25 July, 2014

Illegal initiation schools have turned the circumcision culture into "something criminal" By Sisonke Mlamla (@Sisonke_mlamla)

The Xhosa culture, well known for its traditional circumcision and initiation custom ‘’Ulwaluko’’, has been attributed with various successes to the Department of Health such as lowering the risk of Sexual Transmitted Disease, educating young males for manhood responsibilities and also justifies young men to partake in male activities such as tribal meetings.

Tragically due to vulnerability, some males are forced to undergo the ritual without the awareness of their families while some are led by the influence of peer pressure, drugs and alcohol abuse. It would be inappropriate to say these are aware of the consequences of partaking in the custom.
The custom itself has been dark-lined with casualties such as abuse of initiates in certain villages hence arousing questions such as, “Should the practice be discontinued”? Should it be taken over by the Department of Health? Recent reports by the Eastern Cape Health department (2014-07-08) revealed that since the beginning of the winter initiation season, the deaths of initiates has risen to 25.

Two weeks back in one village outside Mbizana, Madiba village, an initiation school was allegedly attacked by a group of other initiates from another tribe. Thirteen boys escaped uninjured, and the initiation school was burned down. What is happening to our African Cultures? Is it substituted by modernism?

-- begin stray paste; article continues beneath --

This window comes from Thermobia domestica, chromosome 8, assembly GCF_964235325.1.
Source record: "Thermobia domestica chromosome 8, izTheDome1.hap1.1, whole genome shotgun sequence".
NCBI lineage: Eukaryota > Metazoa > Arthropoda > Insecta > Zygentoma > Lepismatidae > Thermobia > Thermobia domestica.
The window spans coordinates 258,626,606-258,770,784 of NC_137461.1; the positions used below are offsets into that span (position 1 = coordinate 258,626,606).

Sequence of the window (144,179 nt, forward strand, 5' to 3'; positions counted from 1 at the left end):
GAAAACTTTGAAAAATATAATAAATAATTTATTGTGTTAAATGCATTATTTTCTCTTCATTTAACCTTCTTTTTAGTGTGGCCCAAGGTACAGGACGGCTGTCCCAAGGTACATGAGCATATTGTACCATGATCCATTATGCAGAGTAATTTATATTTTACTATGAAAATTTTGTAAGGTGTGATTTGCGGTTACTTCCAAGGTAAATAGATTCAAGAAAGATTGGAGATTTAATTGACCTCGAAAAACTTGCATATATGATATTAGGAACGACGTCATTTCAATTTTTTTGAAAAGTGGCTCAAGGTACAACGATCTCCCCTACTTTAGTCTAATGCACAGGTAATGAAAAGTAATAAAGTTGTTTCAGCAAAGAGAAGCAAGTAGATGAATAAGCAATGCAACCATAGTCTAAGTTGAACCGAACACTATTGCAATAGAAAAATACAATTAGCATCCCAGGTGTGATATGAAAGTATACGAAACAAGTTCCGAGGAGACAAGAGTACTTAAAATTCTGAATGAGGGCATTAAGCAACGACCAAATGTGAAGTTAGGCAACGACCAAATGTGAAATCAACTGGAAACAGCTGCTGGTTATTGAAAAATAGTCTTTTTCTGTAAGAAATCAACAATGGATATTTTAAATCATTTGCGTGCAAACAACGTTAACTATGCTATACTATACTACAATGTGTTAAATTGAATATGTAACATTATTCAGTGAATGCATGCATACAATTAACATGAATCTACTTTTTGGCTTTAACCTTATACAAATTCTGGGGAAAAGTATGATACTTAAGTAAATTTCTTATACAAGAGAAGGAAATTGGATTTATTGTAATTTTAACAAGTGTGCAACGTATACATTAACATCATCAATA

Spokesperson Sizwe Kupelo said ‘’the parents of the initiates were to blame for some of the problems experienced, because Parents allowed criminals masquerading as circumcision experts to circumcise their children. The parents also denied health workers access so they could examine the boys, now Illegal initiation schools have turned the circumcision culture into something criminal’’He also said "In one instance, a young boy died a day after his father refused him access to a health worker. That parent must be held accountable."(www.news24.com)The chairman of the Eastern Cape House of Traditional Leaders, Nkosi Ngangomhlaba Matanzima, is reported as saying "this is shocking, what are we not doing right?"

The circumcision crisis is seen by some as a battle between modern and traditional practices, or cultural versus health rights. This is not helpful. This is a matter of life and death and as such it places a duty on the Government to intervene and requires the Traditional Leadership to effect the necessary changes that will enable initiation practices to continue under safe conditions.

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